Today, many surround sound systems will actually pack three channels (including the left, right, and center) or more into a single soundbar. If you want the best and most real surround sound, you may want to avoid these. The lack of full positioning means the surround sound experience isn’t quite as authentic, but they are far more manageable in smaller spaces and easy to set up when compared to a traditional surround sound system. These are typically considered virtual surround sound, but we’ve included some on our list to provide you with a wider variety of shopping options.
Frequency Response Range
In a lot of audio gear, the frequency response range is treated as a quick and easy to determine how well that speakers or headphones can perform. In a surround system, a wider frequency response range is a little less important. The frequency response range tells you how well home theater systems can replicate the full band of audio frequencies. The lowest frequency that humans can hear – 20 Hz – represents the deepest bass. The highest frequency that humans can hear – 20 KHz – represents the most high pitched treble.
In stereo systems with less components, this can be a big deal. That’s because a wider frequency response range can also have a dramatic impact on imaging and how well the soundstage is rendered. Wider frequency coverage helps replicate virtual surround sound, but it’s not a replacement for actual space. Since a wireless home theater system will typically include a sound bar in addition to a variety of other speakers, that expanded virtual space is less necessary.
When investing in a surround sound system, aiming for a frequency response range that’s as wide as possible can tell you a bit about sound quality, but it’s also not going to tell you everything. This is an instance where reading reviews and evaluating more in depth sonic analysis can tell you a whole lot more about the quality of a wireless home theater system than the raw frequency response numbers can.
At its most basic, sensitivity is a measurement of how loud that a speaker or sound bar can go, but it’s also a bit more complicated than that. The easiest number to read here is the decibel rating. This essentially just tells you the maximum volume you can achieve. Ear damage can be caused by regularly listening to music that’s 100 decibels or higher, and most of these home theater systems can get close to 100 decibels or even higher naturally.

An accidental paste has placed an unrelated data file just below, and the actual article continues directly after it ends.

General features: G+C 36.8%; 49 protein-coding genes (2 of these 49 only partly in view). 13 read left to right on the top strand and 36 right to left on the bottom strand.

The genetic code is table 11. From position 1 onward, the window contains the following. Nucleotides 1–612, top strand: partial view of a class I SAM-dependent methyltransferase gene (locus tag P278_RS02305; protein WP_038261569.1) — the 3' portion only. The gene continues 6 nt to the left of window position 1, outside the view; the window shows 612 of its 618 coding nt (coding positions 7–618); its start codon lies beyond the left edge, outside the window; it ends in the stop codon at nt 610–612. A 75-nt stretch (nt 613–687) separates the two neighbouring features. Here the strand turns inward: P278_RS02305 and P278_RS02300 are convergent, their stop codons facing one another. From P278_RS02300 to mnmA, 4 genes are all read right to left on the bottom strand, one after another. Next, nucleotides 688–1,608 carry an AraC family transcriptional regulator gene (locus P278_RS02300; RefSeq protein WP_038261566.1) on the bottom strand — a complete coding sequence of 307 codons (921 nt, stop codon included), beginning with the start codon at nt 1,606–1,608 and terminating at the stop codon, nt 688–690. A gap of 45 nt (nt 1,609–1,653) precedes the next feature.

The problem with measuring sensitivity is that there’s no recognized standard in place, and there are few or any manufacturers that disclose the method of measuring sensitivity in great detail. That means that the sensitivity level you see listed on the specification sheets for home theater systems might not get you the same results in a real world situation.
With all other things being equal, a higher sensitivity sound bar or speaker is going to be the best choice, but it’s a relatively minor factor in the bigger picture. We suggest you pay relatively little attention to it, but there are plenty of independent sites making the effort to test the sensitivity of components using recognized standards to provide a clearer view of the real sensitivity components offer.
How much power can your stereo system work through before overheating and potentially damaging hardware? That’s what’s measured by the peak power rating. And it’s something we have to mention given how many energy intensive components there are in one surround system.
In actual fact, the listed peak power ratings for most speakers are going to be significantly off. The last thing a manufacturer wants is a liability from a freak action, so they tend to err on the side of caution when making peak power listings. For the most part, it’s really not going to be an issue. Since a surround system is a closed system, it doesn’t really run the risk of an overload.